The Harmonica Club

of Huntington, WV             founded August 2001

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info on The WV Harmonica Championship Saturday July 26th 2008

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The Harmonica Club History

The Short History

It was started August 2001 by Brian Salters and Eddie Blue Dawson. The first meetings were held at Timmy's Hog Heaven on 9th street between 4th and 5th ave. on Tuesday night from 8pm to 10pm.  After Hog Heaven closed, a few meetings were held in the lobby of the Fredick Hotel. Next was the front porch of  Buddy's Barbecue. By November, meetings were held in a small back room of a new coffee shop called The Java Joint, located on 10th street between 5th ave and 6th ave.  This became the home for The Harmonica Club as it grew.  In the summer of 2005, The Java Joint moved to it's current location on the corner of 16th street and 3rd ave.  During that summer, while construction was being done, The Harmonica Club met down the street at Hillbilly Hot dogs at 15th street and 3rd ave.  Most of the meetings took place on the outdoor stage behind the building.  Luckily, none of the meetings were “rained out” that summer.  By September 2005, the new Java Joint opened its doors. We continue to hold our meetings there every Tuesday.  Starting in the sumer of 2008, the meeting time was moved up to 7pm to 9pm. It is still an open format. Anyone may join in.  Beginners are encouraged.  Old timers are appreciated.  Any instrument is allowed, but it will still be The Harmonica Club.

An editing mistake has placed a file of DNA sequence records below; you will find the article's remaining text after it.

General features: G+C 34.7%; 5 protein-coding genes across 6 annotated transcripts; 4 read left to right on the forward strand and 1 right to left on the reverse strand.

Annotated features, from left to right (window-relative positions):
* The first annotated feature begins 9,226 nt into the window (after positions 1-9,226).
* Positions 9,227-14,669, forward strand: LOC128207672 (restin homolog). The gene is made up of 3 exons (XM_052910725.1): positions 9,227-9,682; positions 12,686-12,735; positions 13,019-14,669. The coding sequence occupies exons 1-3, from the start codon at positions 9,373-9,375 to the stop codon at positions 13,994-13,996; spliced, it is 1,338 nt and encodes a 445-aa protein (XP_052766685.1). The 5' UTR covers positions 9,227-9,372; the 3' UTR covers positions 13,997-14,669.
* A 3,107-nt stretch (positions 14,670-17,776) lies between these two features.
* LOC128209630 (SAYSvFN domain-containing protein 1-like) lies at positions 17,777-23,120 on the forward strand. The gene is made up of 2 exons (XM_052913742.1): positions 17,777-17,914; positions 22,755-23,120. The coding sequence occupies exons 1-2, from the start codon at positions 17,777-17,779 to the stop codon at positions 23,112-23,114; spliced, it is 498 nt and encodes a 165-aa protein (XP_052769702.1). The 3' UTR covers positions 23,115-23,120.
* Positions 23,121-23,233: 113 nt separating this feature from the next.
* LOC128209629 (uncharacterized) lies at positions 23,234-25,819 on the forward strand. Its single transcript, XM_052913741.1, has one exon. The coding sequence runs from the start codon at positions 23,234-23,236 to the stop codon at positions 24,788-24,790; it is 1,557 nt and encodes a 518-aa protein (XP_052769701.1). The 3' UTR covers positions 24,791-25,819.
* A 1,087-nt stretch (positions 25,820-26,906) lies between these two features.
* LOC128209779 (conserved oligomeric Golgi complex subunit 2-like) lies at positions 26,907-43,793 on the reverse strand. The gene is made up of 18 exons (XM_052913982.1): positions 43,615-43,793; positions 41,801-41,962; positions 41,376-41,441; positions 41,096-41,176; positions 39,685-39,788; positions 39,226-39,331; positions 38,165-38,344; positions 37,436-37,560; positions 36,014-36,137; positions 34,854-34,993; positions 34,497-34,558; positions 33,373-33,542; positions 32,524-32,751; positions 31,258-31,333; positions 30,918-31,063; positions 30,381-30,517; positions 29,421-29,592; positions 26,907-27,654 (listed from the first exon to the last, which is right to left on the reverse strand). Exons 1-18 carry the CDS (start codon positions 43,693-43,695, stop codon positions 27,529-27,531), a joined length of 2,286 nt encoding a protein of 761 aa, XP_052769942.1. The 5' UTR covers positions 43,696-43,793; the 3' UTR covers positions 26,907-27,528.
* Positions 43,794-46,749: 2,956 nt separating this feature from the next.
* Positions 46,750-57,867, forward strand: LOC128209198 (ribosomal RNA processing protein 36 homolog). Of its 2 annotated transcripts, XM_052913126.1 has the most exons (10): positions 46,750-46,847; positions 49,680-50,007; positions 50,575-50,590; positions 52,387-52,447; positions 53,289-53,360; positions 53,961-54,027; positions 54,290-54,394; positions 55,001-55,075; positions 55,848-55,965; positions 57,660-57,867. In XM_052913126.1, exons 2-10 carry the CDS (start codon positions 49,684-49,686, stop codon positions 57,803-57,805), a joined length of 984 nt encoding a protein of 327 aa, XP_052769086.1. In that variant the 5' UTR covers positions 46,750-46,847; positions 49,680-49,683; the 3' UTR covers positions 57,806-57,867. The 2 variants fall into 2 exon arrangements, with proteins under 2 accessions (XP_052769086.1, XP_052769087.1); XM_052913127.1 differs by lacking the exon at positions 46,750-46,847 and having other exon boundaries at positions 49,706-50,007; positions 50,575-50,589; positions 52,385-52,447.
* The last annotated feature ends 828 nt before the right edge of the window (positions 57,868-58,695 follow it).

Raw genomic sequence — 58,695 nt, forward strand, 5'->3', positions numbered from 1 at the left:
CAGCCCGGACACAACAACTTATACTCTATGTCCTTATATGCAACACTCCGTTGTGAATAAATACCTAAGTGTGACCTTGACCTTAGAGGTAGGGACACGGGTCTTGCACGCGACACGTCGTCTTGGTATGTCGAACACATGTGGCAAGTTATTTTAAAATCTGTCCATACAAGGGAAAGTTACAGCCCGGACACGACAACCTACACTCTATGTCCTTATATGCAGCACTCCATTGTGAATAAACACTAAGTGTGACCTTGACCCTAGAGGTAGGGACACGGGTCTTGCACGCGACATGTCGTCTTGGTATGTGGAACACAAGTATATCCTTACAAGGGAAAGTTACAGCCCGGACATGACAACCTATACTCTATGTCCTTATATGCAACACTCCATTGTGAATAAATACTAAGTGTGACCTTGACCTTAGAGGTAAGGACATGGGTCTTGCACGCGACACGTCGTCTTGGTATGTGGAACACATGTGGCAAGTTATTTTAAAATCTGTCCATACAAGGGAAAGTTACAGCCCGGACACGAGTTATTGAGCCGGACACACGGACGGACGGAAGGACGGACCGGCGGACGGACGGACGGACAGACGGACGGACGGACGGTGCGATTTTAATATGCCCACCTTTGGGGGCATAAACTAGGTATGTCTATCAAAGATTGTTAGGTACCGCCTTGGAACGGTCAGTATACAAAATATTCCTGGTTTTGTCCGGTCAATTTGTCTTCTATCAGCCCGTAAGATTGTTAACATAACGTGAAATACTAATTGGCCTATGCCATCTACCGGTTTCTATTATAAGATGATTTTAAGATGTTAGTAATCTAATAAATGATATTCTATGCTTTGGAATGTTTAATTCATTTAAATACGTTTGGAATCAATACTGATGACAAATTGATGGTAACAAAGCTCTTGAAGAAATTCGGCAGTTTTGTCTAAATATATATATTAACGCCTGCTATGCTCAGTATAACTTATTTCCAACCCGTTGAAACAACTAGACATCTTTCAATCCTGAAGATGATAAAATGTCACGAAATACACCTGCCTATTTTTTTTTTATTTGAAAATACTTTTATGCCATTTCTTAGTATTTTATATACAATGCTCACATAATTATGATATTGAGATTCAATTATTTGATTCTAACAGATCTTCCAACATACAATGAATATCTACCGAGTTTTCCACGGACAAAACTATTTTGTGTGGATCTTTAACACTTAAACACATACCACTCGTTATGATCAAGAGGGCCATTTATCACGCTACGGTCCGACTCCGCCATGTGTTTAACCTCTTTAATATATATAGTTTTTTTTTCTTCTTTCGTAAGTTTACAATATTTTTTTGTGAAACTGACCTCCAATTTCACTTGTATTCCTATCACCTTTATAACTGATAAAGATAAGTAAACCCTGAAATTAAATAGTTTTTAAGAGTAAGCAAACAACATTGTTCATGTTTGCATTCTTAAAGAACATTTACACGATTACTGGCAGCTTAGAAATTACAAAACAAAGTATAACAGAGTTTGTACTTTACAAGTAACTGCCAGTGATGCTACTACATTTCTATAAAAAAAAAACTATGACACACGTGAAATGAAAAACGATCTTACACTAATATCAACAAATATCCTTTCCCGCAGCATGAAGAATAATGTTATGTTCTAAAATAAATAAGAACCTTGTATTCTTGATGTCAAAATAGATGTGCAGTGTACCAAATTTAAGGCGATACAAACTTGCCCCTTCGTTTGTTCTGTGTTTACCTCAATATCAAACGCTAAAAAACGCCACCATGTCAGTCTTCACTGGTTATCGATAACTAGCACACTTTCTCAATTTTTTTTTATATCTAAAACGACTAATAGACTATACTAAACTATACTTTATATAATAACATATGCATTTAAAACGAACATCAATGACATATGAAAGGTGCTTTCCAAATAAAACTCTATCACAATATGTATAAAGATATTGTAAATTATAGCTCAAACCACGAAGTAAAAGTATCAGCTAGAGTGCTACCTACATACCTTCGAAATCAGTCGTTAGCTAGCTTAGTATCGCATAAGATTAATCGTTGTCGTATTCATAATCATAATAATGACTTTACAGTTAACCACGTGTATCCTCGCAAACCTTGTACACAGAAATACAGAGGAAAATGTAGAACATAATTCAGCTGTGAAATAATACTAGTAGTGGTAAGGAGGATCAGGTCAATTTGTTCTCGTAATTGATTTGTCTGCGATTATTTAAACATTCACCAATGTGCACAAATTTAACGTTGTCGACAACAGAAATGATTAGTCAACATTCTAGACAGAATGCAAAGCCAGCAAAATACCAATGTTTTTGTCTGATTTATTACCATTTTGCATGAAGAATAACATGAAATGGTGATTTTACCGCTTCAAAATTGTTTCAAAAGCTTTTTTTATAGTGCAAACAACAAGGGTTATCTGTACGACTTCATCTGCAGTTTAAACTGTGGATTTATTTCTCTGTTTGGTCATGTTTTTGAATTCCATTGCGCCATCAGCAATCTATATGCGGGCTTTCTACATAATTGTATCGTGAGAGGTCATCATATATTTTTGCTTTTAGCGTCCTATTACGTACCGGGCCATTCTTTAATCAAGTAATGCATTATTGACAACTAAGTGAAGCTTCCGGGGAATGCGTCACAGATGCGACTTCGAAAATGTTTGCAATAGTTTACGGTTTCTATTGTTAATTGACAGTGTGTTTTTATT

The Long History from Summer 2001 to summer 2008

My name is Jim Rumbaugh. I will try to tell you what I remember. There will will also be other people's input, but most is from memory by all parties.

August 2001, there was a small article in the Huntington, WV paper announcing the first meeting of The Harmonica Club.  The meeting was Tuesday night at 8pm at Timmy's Hog Heaven located on 9th street between 4th and 5th avenue. It was a biker friendly bar with a good barbecue sandwich.  The club was the idea of Brian Salters and Eddie Blue Dawson.  The two had met through their jobs in the auto industry.  They shared a common interest in “the blues” and harmonica.  Eddie had made the contact with Timmy's Hog Heaven and arranged the notice in the newspaper.

I had arrived with my daughter Tia, shortly before 8. I remember her reluctance to go inside due to the “biker” presence, but she was easily assured that it was a fine place.  Once inside , there was about 8 of us sitting around 2 tables.  The manager turned off the juke box so we could have our meeting.  What I found was Eddie and Brian, eager to talk about harmonicas.  It was a mix of guys. My daughter was the only female.  Some knew how to play the harp. Some did not.  I only knew what I had read in a Jon Gindick book that I bought at The Cracker Barrel, which is where I bought my 5 dollar harp.  After about an hour of talking harps, the juke box came back on.  We figured the manager was ready for business to go back to usual, or they were expecting the club to a bunch of guys playing harp, not just talking harp.